The Republican leadership of the General Assembly has been foot-dragging all summer to avoid complying with the June 5, 2015 redistricting order issued by the Federal District Court of Eastern Virginia. The Court required the General Assembly to complete the process by September 1, 2015. On July 16, Governor McAuliffe issued a formal writ calling for a Special Session to begin on August 17, 2015 to address the problem. The Republican leadership objected and requested the Court to grant an extension of this date pending the outcome of potential U.S. Supreme Court review of a similar gerrymandering case in Alabama. On August 5, the Court denied the request for an extension.
The key driver for the Court’s initial finding is the Commonwealth’s 7th District – represented by Congressman Robert Scott – which is drawn to include predominately black neighborhoods from Norfolk, Petersburg and Richmond. For Republicans a critical by-product of this skillfully gerrymandered map has been to concentrate Democratic voting strength in Northern and central Virginia so that Republicans are able to win 7 of Virginia’s 10 Congressional seats with barely 50 percent of the total popular vote.
It now looks like the Court’s action will force the issue, at least on the 7th district. But, I doubt that there is any interest among Republicans in drawing a congressional district map – or, for that matter, Virginia Delegate and Senate districts – that are not designed to accomplish underlying partisan objectives; that ensure that the votes of all Virginians have equal weight; and, that comply with Virginia’s constitutional requirement that “every electoral district shall be composed of contiguous and compact territory.”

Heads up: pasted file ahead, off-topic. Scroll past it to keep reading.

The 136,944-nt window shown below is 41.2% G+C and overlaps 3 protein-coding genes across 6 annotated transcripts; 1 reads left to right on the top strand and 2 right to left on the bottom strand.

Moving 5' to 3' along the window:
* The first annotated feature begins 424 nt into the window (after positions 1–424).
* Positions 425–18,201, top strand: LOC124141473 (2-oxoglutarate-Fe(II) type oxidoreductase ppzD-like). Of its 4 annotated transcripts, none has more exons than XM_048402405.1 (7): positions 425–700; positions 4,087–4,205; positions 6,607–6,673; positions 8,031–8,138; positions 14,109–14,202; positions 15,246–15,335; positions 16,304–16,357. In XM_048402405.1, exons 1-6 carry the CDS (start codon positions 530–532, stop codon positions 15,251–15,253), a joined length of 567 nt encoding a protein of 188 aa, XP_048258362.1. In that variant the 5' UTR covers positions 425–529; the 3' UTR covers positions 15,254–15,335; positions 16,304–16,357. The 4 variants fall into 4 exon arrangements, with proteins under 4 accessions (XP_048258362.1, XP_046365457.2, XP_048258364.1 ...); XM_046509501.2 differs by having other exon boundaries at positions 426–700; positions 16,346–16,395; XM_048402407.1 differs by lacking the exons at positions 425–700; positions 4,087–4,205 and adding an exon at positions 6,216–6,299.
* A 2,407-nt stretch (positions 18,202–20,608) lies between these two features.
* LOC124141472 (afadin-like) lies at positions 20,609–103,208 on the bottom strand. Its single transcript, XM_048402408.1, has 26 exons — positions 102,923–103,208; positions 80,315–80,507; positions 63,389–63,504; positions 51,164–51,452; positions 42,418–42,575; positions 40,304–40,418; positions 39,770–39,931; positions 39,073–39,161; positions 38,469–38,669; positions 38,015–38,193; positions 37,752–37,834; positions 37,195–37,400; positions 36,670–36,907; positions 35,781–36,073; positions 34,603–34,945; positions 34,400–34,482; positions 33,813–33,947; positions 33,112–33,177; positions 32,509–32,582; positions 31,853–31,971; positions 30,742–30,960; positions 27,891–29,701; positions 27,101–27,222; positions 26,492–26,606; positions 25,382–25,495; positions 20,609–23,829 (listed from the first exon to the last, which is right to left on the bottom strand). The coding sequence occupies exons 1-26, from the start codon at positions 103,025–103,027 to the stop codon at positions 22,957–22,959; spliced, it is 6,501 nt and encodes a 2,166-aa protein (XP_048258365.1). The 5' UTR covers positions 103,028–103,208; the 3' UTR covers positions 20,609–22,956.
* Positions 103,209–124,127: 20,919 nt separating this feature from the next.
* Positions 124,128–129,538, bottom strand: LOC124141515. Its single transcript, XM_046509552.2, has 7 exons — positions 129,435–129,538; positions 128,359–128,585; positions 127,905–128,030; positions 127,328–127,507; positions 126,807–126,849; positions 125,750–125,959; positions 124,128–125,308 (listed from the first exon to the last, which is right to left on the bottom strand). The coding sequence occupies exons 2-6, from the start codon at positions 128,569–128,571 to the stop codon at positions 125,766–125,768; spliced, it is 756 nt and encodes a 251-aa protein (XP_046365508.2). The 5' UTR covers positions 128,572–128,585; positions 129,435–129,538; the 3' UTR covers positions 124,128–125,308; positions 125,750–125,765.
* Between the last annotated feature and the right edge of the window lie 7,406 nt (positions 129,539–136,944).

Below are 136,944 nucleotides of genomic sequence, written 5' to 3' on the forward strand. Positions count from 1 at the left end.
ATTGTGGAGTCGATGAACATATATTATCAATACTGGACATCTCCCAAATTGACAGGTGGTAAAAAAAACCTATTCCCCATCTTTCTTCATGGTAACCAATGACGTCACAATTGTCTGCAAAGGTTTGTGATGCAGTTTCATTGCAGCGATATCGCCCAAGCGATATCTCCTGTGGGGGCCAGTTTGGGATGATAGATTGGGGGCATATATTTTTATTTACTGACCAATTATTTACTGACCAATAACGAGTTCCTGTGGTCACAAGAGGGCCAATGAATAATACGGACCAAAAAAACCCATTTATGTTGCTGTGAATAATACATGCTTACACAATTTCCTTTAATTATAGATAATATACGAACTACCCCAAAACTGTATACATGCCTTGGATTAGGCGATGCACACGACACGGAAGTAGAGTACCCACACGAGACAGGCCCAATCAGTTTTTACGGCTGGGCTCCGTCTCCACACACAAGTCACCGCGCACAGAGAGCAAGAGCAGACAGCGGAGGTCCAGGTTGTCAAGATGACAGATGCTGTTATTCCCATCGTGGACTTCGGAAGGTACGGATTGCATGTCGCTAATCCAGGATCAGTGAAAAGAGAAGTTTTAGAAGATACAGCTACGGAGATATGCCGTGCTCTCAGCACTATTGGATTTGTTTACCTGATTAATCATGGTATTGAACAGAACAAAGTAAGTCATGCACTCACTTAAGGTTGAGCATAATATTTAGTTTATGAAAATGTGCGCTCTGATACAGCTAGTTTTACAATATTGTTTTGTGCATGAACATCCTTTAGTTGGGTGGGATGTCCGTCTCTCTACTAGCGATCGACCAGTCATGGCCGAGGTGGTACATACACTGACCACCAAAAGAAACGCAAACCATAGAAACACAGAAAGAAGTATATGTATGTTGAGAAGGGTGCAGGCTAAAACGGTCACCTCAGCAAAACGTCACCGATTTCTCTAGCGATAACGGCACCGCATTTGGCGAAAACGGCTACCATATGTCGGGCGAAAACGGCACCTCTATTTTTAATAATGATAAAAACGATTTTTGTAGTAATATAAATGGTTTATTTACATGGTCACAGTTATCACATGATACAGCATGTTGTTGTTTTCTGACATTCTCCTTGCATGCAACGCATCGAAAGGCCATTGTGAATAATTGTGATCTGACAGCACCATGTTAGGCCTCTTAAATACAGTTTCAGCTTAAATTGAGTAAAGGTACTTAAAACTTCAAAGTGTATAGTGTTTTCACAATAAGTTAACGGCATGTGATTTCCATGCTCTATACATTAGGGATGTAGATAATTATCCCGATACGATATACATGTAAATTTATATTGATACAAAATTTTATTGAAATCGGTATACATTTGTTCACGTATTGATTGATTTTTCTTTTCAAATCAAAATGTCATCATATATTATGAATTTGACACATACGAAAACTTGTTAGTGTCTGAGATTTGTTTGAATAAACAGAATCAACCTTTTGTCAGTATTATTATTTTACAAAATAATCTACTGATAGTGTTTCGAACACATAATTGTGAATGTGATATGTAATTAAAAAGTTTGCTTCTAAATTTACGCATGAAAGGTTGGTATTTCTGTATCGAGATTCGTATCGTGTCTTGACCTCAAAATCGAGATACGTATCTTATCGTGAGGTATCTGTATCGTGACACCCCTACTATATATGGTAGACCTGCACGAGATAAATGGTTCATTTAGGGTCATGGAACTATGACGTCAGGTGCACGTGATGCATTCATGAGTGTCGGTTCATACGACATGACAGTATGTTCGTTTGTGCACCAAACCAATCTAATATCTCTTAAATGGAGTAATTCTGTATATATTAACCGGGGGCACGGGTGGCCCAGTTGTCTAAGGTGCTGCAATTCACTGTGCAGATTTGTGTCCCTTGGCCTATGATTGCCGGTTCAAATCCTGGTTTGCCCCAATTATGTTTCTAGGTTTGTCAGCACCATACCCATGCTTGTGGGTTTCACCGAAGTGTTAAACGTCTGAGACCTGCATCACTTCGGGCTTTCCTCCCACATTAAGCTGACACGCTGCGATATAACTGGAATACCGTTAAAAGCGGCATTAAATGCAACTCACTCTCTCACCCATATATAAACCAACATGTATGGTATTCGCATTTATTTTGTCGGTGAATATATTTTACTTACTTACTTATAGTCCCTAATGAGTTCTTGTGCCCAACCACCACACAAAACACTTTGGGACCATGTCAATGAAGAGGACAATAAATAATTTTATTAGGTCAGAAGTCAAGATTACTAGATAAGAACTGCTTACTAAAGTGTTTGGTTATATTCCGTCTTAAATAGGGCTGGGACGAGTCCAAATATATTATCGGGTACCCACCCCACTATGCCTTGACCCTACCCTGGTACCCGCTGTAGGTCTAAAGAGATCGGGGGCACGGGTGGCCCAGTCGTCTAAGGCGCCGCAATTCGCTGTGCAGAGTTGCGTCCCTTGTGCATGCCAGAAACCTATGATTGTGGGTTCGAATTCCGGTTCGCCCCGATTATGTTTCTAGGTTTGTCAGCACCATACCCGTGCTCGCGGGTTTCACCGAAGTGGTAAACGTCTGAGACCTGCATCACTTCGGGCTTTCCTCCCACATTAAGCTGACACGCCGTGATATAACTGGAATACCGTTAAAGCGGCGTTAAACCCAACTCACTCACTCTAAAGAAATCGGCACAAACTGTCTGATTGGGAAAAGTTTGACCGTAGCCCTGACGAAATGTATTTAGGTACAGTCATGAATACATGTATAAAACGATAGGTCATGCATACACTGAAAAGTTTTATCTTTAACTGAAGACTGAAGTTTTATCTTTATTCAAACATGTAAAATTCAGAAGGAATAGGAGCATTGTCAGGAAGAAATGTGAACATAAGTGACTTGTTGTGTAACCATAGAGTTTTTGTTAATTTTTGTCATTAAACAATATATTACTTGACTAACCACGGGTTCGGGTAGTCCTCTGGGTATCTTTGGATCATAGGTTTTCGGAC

Virginia certainly needs a new redistricting process. Today, 21 states have put into place non-partisan mechanisms to draw their legislative district maps. Asking partisan legislators to draw district boundaries that are fair and equitable for the citizens is like asking pharmaceutical firms to charge fair and equitable prices for their new drugs. It’s not going to happen. Frankly, Democrats have often led and are often complicit in the partisan process that we now apply in Virginia.
For years we have been talking about creating a redistricting process that is open and reflects the interests of citizens, not the officeholders. Calls for the creation of a non-partisan commission go as far back as I can remember. But, this will not happen without considerable pressure from key stakeholders – including local governments and business interests and both Democrats and Republicans who are willing to take the long view. Which is to say, not any time soon.
At the moment, partisanship is the order of the day. Speaker Howell – who is far from the most partisan member of the Republican majority – does play the game very well. His latest shot over the bow of Governor McAuliffe’s ship is the decision to contest the Governor’s appointment of Judge Jane Roush to the Commonwealth Supreme Court. Republicans have refused to even interview this experienced and well-regarded judge who resigned her former position as judge in the Fairfax Circuit and has been seated on the Supreme Court since August 1. Instead, the Republican majority prefers Virginia Court of Appeals Judge Rossie D. Alston Jr.
It is unprecedented for the General Assembly both to remove a sitting judge and to refuse to support a governor’s interim appointment to the state’s highest court. And, not since 1901 has the General Assembly removed a judge from the Supreme Court.
Democrats have asked that a hearing be convened to consider both candidates. Republican leaders stated that, “We’ve made a decision…[and] suggesting that other candidates be subject to the certification process is merely political theater.” I suggest that political theater is exactly what the Republican leadership is practicing.
Delegate Kory represents the 38th District in the Virginia House of Delegates. She may be emailed at DelKKory@house.virginia.gov.